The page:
This particular choice was due to the recommendation of actress Ashley Johnson. She spoke very highly of Milk and Honey during the episode she hosted of Geek and Sundry’s Signal Boost. I saw it in the grocery store and decided to pick it up.

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Summary

milk and honey is a collection of poetry and prose about survival. It is about the experience of violence, abuse, love, loss, and femininity. It is split into four chapters, and each chapter serves a different purpose, deals with a different pain, heals a different heartache. milk and honey takes readers through a journey of the most bitter moments in life and finds sweetness in them because there is sweetness everywhere if you are just willing to look.

My Thoughts

Rating: 5 stars!

Actually I give this all the stars in the sky. Seriously, so many of these poems were very short, only a couple lines with basically around twenty words, but man…they packed quite the punch. A few times I had to pause and rest the book on my lap while I just stared out into space, letting the words sink into my being.

Honestly trying to formulate the words to write up a proper review is difficult for me. I marked so many of these poems as ones that particularly resonated within me. Several I had to read out loud to my boyfriend. It would have been a good idea to sit down with post-it notes and properly mark some of my favorites. I’ll need to do that soon enough.

This collection of poems is divided into four sections: the hurting, the loving, the breaking, and the healing. Included with the poetry is artwork drawn by the author as well. The loving and the healing were the sections I connected most with at this point in my life, but they were all certainly worth the read.

Overall this was just really well written, and though I read this book rather quickly, I know I’ll pick it up again and reread it. Milk and Honey is a book that begs to be read over and over.

I will definitely be checking out more from Rupi Kaur in the future.

Where to Buy

You can pick up this collection of poetry from Amazon, Barnes & Noble, Books-a-million, Book Depository, or your local indie bookstore.

July Wrap Up and August TBR

Hey all, Dani here.

Wow. Seriously, I cannot believe that July is over already. This year is just flying by. Also, fun fact, today is my birthday! Yay…so I guess you all know that my August book haul is probably going to be a decent sized one, because I get a lot of books and such basically with any event where gifts are expected. Actually, at the time of this post’s release I’m probably sitting in the apartment my boyfriend and I share just reading. I took today off work so I can relax and just enjoy the day.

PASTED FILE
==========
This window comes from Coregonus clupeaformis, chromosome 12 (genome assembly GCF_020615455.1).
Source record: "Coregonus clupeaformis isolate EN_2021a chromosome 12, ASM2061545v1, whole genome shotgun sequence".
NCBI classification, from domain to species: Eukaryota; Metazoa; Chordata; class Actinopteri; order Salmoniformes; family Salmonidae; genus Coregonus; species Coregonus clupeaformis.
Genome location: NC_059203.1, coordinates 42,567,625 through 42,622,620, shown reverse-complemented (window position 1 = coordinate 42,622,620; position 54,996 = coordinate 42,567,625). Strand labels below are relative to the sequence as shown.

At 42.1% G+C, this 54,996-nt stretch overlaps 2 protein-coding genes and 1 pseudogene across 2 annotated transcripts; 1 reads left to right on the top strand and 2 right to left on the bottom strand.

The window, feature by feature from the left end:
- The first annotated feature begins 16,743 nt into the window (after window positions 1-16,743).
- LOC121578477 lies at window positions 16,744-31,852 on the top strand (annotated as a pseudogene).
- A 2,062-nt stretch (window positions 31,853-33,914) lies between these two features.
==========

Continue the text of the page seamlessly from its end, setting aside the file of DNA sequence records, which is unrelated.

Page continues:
Anyway, July was a pretty good month of reading, so let’s just jump into the wrap up portion of this post. As per usual, I will link to my reviews where applicable. Oh, and I started my month by reading a handful of book samplers so you can check out that mini review here.

Midnight Jewel by Richelle Mead (5 stars)

Lucky in Love by Kasie West (4.5 stars)

First Watch by Dale Lucas (5 stars)

Daughter of the Burning City by Amanda Foody (5 stars)

Strange Practice by Vivian Shaw (4.5 stars)

Into the Dim by Janet B. Taylor (4.5 stars)

No Good Deed by Kara Connolly (5 stars)

Genius: The Game by Leopoldo Gout (3.5 or 4 stars…still deciding on this one)

Alex & Eliza by Melissa de la Cruz (5 stars)

No Second Chances by Kate Evangelista (5 stars)

Critical Role: Tal’Dorei Campaign Setting by Matthew Mercer (5 stars)

Sandman, Vol 6: Fables and Reflections by Neil Gaiman (5 stars)

Ms. Marvel, Vol 6: Civil War II by G. Willow Wilson (5 stars)

The Wicked + The Divine, Vol 5: Imperial Phase I by Kieron Gillen (5 stars)

Dead Poets Society by N.H. Kleinbaum (5 stars)

Last Call at the Nightshade Lounge by Paul Krueger (5 stars)

Flame in the Mist by Renee Ahdieh (4.5 stars) – review coming soon

Sovereign by April Daniels (5 stars) – review coming soon

Whew…see, that’s a pretty hefty list of books read in one month. This high total is partly thanks to participating in two different readathons in July: the 24 Hourathon and the Biannual Bibliothon.